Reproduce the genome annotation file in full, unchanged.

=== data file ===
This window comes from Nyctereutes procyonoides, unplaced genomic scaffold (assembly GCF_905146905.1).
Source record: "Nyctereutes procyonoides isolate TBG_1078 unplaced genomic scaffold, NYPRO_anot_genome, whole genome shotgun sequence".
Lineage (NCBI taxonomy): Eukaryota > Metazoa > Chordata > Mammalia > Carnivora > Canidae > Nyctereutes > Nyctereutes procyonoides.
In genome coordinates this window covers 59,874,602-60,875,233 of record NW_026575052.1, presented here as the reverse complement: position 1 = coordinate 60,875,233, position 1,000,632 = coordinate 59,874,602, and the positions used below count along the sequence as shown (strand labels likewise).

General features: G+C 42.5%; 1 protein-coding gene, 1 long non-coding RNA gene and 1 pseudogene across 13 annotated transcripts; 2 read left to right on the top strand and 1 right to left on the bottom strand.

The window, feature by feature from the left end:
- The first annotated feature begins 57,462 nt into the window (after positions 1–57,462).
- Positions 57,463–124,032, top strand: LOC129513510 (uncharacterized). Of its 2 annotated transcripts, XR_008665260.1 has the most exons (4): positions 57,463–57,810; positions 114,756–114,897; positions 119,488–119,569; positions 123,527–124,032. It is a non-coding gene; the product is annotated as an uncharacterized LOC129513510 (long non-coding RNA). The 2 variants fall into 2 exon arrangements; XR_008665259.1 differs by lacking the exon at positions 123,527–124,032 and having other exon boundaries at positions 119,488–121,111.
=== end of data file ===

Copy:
This window comes from Nyctereutes procyonoides, unplaced genomic scaffold (assembly GCF_905146905.1).
Source record: "Nyctereutes procyonoides isolate TBG_1078 unplaced genomic scaffold, NYPRO_anot_genome, whole genome shotgun sequence".
Lineage (NCBI taxonomy): Eukaryota > Metazoa > Chordata > Mammalia > Carnivora > Canidae > Nyctereutes > Nyctereutes procyonoides.
In genome coordinates this window covers 59,874,602-60,875,233 of record NW_026575052.1, presented here as the reverse complement: position 1 = coordinate 60,875,233, position 1,000,632 = coordinate 59,874,602, and the positions used below count along the sequence as shown (strand labels likewise).

General features: G+C 42.5%; 1 protein-coding gene, 1 long non-coding RNA gene and 1 pseudogene across 13 annotated transcripts; 2 read left to right on the top strand and 1 right to left on the bottom strand.

The window, feature by feature from the left end:
- The first annotated feature begins 57,462 nt into the window (after positions 1–57,462).
- Positions 57,463–124,032, top strand: LOC129513510 (uncharacterized). Of its 2 annotated transcripts, XR_008665260.1 has the most exons (4): positions 57,463–57,810; positions 114,756–114,897; positions 119,488–119,569; positions 123,527–124,032. It is a non-coding gene; the product is annotated as an uncharacterized LOC129513510 (long non-coding RNA). The 2 variants fall into 2 exon arrangements; XR_008665259.1 differs by lacking the exon at positions 123,527–124,032 and having other exon boundaries at positions 119,488–121,111.